NTPC Ltd., formerly known as National Thermal Power Corporation, is planning to develop 500MW wind and solar energy projects in the Indian state of Orissa. NTPC is India’s largest power generation company and generates a big majority of power from coal-fired power plants. However, the company is now foraying into renewable energy and low carbon intensive generation technologies like hydro, nuclear and renewables.
The company recently signed a Memorandum of Understanding with the Orissa government in order to obtain approva for setting up the power plant. Orissa is a coastal state located in the south-eastern part of India. In addition to significant offshore wind resources, Orissa also blessed with substantial solar energy resource. The company has signed similar MoUs with the government agencies in Karnataka, Rajasthan, Gujarat and Andaman and Nicobar Islands, all highly potential areas on India’s energy map.
Karnataka and Rajasthan receive some of the highest daily global solar radiation (DGSR) in India. Rajasthan receives DGSR of 4.2 to 7 kwh/m²/day while Karnataka receives DGSR of 4.4 to 6.6 kwh/m²/day during various months. Additionally, both these states also have vast stretches of unused or waste land which are apt for large scale renewable energy projects. Karnataka and Gujarat are experience some of the strongest winds in India. Andaman and Nicobar islands are the remotest part of India and has vast potential in solar and wind energy resources. The solar and wind energy resources are ample enough to meet the energy demand of the 350,000 or so inhabitants. Local power generation would also redue the energy prices since it would reduce energy imports from the mainland.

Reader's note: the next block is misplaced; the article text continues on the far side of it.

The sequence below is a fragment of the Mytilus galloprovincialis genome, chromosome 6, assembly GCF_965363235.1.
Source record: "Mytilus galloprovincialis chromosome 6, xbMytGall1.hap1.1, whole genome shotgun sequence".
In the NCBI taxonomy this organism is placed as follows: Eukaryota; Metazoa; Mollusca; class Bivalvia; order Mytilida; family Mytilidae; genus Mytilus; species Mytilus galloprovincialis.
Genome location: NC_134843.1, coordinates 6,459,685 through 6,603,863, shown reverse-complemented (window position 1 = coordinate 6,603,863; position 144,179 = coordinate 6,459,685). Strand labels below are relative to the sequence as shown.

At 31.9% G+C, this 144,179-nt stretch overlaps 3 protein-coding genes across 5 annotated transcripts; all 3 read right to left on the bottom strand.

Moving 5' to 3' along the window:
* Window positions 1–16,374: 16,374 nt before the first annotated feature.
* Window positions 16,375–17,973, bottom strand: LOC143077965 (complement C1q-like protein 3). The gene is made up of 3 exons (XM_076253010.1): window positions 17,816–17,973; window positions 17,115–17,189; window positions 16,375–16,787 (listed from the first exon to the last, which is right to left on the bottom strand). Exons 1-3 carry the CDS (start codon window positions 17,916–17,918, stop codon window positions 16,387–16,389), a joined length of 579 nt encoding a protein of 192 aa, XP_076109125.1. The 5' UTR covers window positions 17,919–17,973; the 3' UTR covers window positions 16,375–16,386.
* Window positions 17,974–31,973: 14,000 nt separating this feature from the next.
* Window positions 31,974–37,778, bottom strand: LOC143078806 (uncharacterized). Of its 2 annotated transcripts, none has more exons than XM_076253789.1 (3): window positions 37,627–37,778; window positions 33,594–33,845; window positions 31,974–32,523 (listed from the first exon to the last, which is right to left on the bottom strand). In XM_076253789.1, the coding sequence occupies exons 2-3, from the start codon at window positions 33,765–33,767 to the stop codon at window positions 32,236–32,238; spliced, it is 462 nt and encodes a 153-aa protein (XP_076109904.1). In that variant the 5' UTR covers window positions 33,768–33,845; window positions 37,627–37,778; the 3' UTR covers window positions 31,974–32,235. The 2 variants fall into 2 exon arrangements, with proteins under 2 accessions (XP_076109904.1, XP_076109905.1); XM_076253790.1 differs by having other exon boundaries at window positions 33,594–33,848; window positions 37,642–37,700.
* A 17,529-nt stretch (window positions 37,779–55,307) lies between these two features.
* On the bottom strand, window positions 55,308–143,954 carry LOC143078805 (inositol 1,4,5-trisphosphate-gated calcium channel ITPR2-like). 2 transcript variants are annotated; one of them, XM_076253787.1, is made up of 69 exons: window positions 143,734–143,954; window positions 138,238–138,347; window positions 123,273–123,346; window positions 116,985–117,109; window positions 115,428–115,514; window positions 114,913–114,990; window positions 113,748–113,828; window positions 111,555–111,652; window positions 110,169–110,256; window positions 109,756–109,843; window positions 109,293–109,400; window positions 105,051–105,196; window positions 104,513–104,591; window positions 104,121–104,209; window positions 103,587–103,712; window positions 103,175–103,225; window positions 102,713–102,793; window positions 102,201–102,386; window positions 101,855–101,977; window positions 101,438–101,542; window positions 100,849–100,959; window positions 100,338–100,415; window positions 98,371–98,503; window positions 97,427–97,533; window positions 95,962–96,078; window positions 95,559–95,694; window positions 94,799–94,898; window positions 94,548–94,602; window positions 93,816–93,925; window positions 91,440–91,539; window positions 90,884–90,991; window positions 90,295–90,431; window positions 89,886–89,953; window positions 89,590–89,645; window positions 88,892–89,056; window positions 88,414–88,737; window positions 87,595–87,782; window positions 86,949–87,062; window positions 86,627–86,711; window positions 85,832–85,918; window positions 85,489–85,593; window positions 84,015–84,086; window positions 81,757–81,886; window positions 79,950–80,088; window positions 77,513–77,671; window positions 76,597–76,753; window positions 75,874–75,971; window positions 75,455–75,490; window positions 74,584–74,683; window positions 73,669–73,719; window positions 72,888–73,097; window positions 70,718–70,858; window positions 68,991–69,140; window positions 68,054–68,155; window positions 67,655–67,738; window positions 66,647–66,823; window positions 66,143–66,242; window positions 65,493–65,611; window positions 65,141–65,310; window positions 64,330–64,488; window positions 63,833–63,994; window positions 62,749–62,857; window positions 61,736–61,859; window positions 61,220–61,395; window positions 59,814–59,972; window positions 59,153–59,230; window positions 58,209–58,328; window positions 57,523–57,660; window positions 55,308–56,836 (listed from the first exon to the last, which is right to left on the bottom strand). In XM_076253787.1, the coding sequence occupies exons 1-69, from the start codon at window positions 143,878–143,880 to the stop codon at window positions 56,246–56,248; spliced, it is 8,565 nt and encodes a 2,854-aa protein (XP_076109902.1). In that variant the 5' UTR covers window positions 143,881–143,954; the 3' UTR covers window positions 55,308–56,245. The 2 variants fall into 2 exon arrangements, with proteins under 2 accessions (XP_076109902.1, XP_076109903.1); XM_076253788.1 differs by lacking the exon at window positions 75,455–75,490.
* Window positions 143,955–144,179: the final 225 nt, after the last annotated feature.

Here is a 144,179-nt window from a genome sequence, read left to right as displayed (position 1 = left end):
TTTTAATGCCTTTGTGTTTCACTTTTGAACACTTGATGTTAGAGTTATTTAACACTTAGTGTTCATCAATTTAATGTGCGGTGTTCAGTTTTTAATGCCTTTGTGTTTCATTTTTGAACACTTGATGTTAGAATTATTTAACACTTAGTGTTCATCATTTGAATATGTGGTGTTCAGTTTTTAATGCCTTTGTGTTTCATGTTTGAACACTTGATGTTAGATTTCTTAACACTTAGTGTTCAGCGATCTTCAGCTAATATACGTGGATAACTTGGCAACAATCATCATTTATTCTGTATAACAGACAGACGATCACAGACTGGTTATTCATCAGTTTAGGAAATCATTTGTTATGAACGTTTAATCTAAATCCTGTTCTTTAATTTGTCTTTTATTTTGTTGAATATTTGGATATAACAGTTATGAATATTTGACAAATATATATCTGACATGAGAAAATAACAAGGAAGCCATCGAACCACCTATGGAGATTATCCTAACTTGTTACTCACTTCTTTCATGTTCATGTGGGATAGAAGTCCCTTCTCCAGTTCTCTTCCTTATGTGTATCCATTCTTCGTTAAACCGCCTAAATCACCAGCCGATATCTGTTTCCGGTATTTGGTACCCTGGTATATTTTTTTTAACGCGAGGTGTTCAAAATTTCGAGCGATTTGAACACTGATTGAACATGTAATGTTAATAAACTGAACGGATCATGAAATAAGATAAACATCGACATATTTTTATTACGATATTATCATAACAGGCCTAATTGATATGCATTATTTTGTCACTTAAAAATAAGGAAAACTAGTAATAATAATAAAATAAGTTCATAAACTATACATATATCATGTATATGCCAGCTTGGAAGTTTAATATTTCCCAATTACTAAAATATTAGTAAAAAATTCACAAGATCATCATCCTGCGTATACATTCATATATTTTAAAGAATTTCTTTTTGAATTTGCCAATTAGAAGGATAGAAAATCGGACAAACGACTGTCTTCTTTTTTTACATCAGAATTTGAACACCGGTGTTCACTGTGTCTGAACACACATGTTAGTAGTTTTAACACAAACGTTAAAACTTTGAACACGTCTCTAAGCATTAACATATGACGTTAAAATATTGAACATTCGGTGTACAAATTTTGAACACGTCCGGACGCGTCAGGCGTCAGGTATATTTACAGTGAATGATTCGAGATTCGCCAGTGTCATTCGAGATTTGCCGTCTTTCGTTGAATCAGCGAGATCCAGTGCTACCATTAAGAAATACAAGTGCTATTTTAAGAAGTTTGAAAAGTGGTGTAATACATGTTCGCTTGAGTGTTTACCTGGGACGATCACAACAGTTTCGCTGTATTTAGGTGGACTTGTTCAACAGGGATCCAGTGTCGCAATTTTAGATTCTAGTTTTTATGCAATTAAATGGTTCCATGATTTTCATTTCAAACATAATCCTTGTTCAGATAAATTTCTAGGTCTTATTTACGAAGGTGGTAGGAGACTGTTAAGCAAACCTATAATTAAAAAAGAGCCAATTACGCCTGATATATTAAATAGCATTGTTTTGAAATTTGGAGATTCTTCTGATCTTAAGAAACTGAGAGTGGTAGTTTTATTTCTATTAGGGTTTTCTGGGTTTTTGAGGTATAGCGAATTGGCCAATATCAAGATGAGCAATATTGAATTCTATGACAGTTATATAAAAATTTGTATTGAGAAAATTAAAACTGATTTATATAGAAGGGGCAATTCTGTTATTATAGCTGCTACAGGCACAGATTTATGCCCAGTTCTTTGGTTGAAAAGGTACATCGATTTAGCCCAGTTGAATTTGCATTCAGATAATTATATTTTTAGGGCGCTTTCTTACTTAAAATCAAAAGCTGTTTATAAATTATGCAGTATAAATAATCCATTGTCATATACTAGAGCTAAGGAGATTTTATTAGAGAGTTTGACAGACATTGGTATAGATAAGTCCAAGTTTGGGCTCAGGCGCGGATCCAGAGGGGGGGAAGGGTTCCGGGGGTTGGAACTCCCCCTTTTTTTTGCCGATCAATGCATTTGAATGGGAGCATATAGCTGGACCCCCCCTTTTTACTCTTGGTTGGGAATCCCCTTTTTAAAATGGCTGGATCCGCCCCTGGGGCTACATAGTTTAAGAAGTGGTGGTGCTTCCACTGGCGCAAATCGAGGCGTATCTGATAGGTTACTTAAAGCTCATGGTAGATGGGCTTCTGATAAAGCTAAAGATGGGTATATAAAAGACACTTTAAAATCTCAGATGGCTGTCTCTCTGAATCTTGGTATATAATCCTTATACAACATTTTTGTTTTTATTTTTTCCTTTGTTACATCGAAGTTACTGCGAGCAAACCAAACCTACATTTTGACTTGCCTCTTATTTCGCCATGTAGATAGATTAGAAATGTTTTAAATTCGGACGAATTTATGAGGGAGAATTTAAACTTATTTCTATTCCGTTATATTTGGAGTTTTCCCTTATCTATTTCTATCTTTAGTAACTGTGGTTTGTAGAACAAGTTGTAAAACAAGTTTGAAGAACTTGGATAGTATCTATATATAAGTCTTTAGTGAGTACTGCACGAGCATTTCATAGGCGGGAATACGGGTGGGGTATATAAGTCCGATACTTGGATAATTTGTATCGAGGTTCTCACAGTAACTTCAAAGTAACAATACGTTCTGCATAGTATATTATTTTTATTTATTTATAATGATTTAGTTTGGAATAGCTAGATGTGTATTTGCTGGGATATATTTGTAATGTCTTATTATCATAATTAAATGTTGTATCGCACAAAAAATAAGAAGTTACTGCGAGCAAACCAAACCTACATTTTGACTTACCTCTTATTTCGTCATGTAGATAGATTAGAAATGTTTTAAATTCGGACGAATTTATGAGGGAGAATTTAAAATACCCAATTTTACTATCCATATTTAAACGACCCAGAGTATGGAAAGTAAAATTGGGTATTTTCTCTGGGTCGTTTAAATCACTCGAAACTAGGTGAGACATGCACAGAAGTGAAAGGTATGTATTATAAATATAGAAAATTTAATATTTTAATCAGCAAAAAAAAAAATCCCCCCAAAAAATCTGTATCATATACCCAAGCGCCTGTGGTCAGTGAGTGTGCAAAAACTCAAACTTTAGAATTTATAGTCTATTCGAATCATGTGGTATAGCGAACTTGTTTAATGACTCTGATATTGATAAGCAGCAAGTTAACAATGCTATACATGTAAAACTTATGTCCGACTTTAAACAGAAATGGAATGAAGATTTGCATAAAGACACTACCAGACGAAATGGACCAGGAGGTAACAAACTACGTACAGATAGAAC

NTPC is looking to diversify its energy basket from coal and gas to nuclear, hydro and renewables. India’s domestic coal reserves are dwindling and foreign coal imports would not do any good to its strategic interests (India learnt that lesson from the Iran gas pipeline fiasco). Additionally, India has set a target of carbon intensity to 20-25% by 2020 from 2005 levels and in the near future it will have to agree to cut real carbon emissions. So moving to renewables and less carbon intensive energy technologies is an intelligent move.
By 2017 NTPC aims to more than double its present installed power capacity of 31,134 MW to 75,000 MW out of which coal and gas would contribute about 53,000 and 10,000 MW respectively. Nuclear power plants would contribute about 2000 MW while hydro and renewables would respectively contribute 9000 and 1000 MW. Keeping in view the initial agreements with at least four government agencies and the national push for solar energy technologies through National Solar Energy Mission, one can expect NTPC to top its ’1000 MW by 2017′ goal.
Renewable energy projects are exempt from taxes and with the government is also considering various other financial incentives to stimulate growth in renewable energy technologies. With plans to levy tax on coal to fund renewable energy projects it is a smart move by NTPC to keep the money within the company and reap the benefits of tax breaks.
Source: Business Standard
The views presented in the above article are author’s personal views and do not represent those of TERI/TERI University where the author is currently pursuing a Master’s degree.
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Mridul Chadha currently works as Head-News & Data at Climate Connect Limited, a market research and analytics firm in the renewable energy and carbon markets domain. He earned his Master’s in Technology degree from The Energy & Resources Institute in Renewable Energy Engineering and Management. He also has a bachelor’s degree in Environmental Engineering. Mridul has a keen interest in renewable energy sector in India and emerging carbon markets like China and Australia.